However, as in all things, quality is not the only issue. In a dark enough room, the poor cloth might not show, and the fuller skirt is forgiving to a pot belly. If it only had sleeves and was a foot longer, it would be much more wearable by a mature woman, but you could get away with this if you had skinny arms and legs. It is entirely a woman's own choice (and partly a moral one) whether she opts for a classic, well-made garment over a fun-for-a-day el-cheapo discard. 

River Island poly dress

These examples also illustrate the fact that one way to get around poor fit at a lower price point is to look for garments with stretch. You will notice vastly more stretch garments in lower-priced brands because it enables manufacturers to cut corners on the fit - it is not a coincidence that the vicose/elasthane wrap dress has become so massively popular in recent years.  

One area where you might particularly notice a lack of generosity in the cut of cheap garments is at the armscye (sleeve hole). Extra fabric at the sleeve head, giving the user a wider range of movement, not only requires more fabric, it also requires more skilled stitching, and possibly a worker who's paid a higher rate for the clothing assembly. All of this cost has to be added to the cost of the garment and the difference recouped from the customer. This is also one reason why cheaper clothing ranges produce more sleeveless garments - sleeves are expensive to produce, costing about one third of the total fabric of the garment but they are also expensive to stitch - poor stitching in this area is immediately noticeable to a customer.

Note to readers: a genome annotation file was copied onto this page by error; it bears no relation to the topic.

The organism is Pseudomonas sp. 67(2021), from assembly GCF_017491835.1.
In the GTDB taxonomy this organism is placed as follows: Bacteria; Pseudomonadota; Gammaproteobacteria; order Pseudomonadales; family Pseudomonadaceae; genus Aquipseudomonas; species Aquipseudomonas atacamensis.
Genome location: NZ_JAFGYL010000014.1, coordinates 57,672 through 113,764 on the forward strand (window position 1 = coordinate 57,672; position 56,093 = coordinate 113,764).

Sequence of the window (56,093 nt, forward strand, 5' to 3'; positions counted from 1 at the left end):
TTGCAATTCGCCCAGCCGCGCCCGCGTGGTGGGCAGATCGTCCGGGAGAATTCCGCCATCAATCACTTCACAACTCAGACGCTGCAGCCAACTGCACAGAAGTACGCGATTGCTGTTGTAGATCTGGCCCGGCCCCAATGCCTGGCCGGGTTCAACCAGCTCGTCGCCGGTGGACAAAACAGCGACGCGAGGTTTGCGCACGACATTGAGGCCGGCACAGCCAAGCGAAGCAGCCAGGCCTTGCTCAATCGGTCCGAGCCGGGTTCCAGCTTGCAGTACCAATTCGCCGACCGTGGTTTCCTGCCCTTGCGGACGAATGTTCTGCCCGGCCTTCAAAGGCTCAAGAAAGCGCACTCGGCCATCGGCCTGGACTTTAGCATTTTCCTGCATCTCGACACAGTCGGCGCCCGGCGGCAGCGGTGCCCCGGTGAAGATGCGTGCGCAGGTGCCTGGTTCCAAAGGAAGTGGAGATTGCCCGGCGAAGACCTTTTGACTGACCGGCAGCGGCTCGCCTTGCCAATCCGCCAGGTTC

Another area where lack of ease can be noticeable is across the back. Removing the back seam from a pattern removes one extra step in assembly, but it also means that the garment won't fit so well, because the curvature of the spine isn't taken into account. Quality jackets and coats nearly all have a centre back seam for this reason, so this is something to look out for.

Quality blouses and shirts usually have a shoulder yoke, which permits the garment to sit neatly and flatly at the shoulderline and neck. Any excess fabric used for comfort (which is taken in where necessary with blousing, pin-tucking or the deep back pleat often seen on men's shirts), can then be gathered slightly below the shoulder where the fabric bulk won't be noticeable. Cheaper cuts of shirt and blouse just have the back and front meet each other in a seam right over the top of the shoulder - this is neither as comfortable, nor as tidy as using a shoulder yoke.